French courses at Luther use a participatory pedagogy called Reacting to the Past (RTTP) which involves role-playing simulations, set in the past, in the Francophone world. Class sessions are run entirely in French by students; instructors advise and guide students and grade their oral and written work. It seeks to draw students into the past, promote engagement with big ideas, and improve intellectual, language, and academic skills.
This pedagogy provides an opportunity for students to improve their French proficiency in a supportive environment. The requirements of the lower division classes (grammar, vocabulary, and basic communication) give way to the more advanced learning outcomes of actual conversation, more spontaneous discussion, improved pronunciation, and better writing, listening, and reading comprehension.
This participatory pedagogy encourages growth as a linguist by providing in-depth immersion experiences in the classroom. Students are not in Decorah, Iowa. Rather, they are in 1791 Paris (France) or 1994 Kigali (Rwanda). Simulations require a significant level of student interaction within and outside of the classroom and thus also encourage community-building. Fulfilling objectives in the game requires active participation in simulations and heavy use of research for primary sources. This fosters artistic creativity, as well as creative thinking strategies. The debates, collaboration, and even plotting, are intense and the level of interest increases exponentially as the game progresses. The students become more invested in their newly assumed personae and their simulation objectives of converting others to their beliefs through debate, discussion, and any other means of influence, all en français. This results in the students’ increased confidence in their own language skills. And it’s a lot of fun!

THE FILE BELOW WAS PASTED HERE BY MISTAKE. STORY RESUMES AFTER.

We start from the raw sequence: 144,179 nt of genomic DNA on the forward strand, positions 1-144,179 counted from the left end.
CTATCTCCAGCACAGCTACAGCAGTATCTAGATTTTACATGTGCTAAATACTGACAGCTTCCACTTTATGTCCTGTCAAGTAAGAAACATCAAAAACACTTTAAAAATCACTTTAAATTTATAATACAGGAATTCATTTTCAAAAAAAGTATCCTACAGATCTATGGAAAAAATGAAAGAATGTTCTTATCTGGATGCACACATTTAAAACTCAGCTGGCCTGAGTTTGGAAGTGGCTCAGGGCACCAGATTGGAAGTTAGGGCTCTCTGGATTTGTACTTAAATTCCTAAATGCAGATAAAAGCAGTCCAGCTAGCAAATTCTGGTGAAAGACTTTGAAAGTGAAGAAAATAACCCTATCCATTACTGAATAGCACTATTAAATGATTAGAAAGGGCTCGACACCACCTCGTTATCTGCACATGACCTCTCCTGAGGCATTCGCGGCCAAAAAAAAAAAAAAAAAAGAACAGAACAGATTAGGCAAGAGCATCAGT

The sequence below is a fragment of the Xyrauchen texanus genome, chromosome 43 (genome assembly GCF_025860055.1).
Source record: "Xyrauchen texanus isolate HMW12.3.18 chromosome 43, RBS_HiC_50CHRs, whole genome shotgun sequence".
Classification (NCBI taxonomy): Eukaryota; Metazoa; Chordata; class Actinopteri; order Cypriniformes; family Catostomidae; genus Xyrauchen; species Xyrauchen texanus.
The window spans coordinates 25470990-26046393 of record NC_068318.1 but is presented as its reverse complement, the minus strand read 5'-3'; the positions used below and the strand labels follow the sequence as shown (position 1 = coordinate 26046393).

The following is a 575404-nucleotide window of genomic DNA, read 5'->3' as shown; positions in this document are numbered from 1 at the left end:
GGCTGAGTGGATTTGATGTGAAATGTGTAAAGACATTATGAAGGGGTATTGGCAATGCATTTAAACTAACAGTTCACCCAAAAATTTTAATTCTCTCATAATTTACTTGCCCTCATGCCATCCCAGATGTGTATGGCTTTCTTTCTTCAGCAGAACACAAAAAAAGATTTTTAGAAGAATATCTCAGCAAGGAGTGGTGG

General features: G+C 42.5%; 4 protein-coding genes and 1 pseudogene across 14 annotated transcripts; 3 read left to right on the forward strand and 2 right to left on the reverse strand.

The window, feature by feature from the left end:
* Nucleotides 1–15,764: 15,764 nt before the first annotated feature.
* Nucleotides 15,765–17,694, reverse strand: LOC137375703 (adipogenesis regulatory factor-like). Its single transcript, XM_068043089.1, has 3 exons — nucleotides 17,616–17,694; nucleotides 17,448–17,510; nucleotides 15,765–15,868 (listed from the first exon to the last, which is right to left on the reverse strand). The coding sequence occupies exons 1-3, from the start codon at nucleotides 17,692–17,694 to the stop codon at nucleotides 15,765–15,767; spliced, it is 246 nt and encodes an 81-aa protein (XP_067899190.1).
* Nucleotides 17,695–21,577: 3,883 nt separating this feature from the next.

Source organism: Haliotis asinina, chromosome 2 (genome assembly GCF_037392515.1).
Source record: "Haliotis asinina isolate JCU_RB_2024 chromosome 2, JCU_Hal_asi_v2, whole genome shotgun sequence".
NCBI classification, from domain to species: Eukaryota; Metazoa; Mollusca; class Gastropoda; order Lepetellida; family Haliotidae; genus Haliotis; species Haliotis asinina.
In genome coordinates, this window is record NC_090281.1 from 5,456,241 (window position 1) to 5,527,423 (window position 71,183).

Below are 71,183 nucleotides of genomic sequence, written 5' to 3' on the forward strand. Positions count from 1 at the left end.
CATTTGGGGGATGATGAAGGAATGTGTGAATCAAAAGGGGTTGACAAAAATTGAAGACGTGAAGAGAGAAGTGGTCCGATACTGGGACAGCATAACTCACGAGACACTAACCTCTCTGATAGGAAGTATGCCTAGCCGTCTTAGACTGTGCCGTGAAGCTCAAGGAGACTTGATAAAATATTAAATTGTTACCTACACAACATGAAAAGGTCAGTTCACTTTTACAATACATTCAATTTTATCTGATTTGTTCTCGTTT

"Students and teachers deserve an academic world that is as exciting as intercollegiate football, as enchanting as World of Warcraft, as subversive as illegal boozing, and as absurd as fraternity initiations." —Mark C. Carnes, Professor of History at Columbia and creator of RTTP
"I love RTTP games! Being in an RTTP game was extremely helpful for me, because it forced me to interact with people in a more conversational way rather than preparing a script for the day or memorizing vocabulary to use. It was definitely competitive, because meeting objectives was fun, and it also helped to create a community in the classroom. I had never met the people in my group before, and after the game, I could consider them to be friends." —Desiree Bradshaw '18
"I like the RTTP games because it brings a fun, different perspective into the classroom. I feel that I learn more and improve my language more while doing the games, than in a regular class. RTTP games spark creativity, and requires you to communicate with your classmates more than you might in a regular class. It has definitely helped me build relationships with people I wouldn't necessarily have if I wasn't playing the RTTP game with them." —Kyla Grau '17